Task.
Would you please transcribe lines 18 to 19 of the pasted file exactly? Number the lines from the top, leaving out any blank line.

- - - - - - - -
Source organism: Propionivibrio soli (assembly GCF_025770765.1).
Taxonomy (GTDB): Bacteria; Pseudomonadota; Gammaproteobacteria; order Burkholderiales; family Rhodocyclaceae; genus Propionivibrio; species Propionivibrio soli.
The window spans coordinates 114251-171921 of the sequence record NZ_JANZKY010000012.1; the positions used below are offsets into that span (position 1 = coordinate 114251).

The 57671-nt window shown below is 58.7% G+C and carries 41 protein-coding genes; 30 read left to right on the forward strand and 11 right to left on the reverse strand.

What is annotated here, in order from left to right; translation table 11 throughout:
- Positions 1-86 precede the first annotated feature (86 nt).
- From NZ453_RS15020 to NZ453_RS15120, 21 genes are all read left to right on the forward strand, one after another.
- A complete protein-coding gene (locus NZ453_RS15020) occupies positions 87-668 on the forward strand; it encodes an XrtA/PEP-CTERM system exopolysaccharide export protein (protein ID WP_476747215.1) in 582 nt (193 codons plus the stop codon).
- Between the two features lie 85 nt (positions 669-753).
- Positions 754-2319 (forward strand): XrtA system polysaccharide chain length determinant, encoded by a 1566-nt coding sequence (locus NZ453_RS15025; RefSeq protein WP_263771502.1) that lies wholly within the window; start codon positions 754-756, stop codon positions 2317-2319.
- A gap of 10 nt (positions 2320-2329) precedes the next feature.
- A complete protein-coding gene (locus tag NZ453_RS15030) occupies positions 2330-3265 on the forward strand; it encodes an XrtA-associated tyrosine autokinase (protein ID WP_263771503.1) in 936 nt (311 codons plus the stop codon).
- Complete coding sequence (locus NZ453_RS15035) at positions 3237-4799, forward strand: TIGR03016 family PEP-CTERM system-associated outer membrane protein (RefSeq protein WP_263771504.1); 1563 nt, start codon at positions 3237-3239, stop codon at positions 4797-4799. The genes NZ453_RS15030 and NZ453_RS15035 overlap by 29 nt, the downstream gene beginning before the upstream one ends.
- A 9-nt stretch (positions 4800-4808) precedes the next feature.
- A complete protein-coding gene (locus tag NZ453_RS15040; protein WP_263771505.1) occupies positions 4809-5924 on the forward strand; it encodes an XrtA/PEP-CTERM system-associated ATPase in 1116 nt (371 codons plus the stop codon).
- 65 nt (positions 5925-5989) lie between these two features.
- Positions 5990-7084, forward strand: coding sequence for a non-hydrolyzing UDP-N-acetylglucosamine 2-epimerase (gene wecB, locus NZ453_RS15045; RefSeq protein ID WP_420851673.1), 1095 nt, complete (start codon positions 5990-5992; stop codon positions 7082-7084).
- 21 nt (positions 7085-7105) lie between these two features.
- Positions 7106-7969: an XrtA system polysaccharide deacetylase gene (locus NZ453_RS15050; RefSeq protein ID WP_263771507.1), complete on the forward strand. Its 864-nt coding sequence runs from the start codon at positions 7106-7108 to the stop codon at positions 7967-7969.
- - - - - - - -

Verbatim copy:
- 21 nt (positions 7085-7105) lie between these two features.
- Positions 7106-7969: an XrtA system polysaccharide deacetylase gene (locus NZ453_RS15050; RefSeq protein ID WP_263771507.1), complete on the forward strand. Its 864-nt coding sequence runs from the start codon at positions 7106-7108 to the stop codon at positions 7967-7969.